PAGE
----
Antichamber techniques


I’m here looking for some tips and techniques on the Antichamber game.
If you’re not familiar with it I have to clips to demonstrate.
It’s a puzzle/exploration game and a total mindf*ck.

I’m absolutely baffled by how they managed to create this in a 3d world even though everything is possible in 3d :slight_smile:
My question is. How do I achieve the things they do in the clips.

For example: I’m in room A. Through a “window” or “door” I can see room B. When I stand against the window it changes into room B and I now see room A through the other side of the window.

Also, how would I recreate the following scenario:

Four sides of a cube all with different contents and one side is a hallway to another room.

I hope people can atleast point me in the right direction,

Thanks in advance,

Look for

  • portal
  • VideoTexture

Thanks for the reply, but I’m very certain they didn’t use VideoTexture.

And when I search for “portal” I still don’t know what to look for.

Hope you can help some more,

It does not matter if they use videotexture. You can use it.
And “portal” will help you to jump from one scene into another like this:

I found your seamless transition thread, but is there any way you can give me the .blend or code?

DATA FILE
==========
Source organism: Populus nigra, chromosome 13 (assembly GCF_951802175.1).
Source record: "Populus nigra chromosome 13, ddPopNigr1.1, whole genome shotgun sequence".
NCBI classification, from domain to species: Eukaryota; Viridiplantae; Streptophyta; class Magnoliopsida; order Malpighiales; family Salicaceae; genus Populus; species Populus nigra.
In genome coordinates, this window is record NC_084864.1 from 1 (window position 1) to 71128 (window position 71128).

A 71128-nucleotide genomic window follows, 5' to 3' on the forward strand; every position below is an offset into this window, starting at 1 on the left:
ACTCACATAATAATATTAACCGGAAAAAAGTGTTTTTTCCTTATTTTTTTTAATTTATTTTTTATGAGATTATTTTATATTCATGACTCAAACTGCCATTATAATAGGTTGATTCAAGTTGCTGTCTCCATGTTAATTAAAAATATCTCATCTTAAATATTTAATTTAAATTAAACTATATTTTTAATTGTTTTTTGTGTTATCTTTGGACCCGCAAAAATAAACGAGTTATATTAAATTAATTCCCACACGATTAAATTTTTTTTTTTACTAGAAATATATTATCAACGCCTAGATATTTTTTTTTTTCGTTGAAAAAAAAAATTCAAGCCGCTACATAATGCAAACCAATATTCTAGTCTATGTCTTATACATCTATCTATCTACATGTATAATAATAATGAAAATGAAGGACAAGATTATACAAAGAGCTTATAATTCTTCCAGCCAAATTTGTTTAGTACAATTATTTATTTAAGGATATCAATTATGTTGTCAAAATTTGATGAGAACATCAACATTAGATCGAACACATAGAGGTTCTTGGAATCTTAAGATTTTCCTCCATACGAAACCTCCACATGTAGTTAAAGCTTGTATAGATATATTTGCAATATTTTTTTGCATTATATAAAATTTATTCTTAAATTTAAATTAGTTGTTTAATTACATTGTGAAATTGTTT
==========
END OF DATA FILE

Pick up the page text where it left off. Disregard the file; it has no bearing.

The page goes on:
Can you provide a link for that thread? I am interested too :smiley:

I’ve been wondering how to do this ever since I had ideas for a horror game.

In the Source engine, I know you can use near and look-at triggers to force a player to be both in a location and looking at something before something happens (like altering the geometry of the map). For example, you look at a painting on a wall in a room, and when you turn around, the hallway that led to the room has changed (maybe it got shorter and all the doors that were there are gone except for one).

I haven’t used the UDK for a while, but I’d love to see how to get this to work in the Unreal Engine.

Love Antichamber btw. Haven’t played it yet, but I love the concept.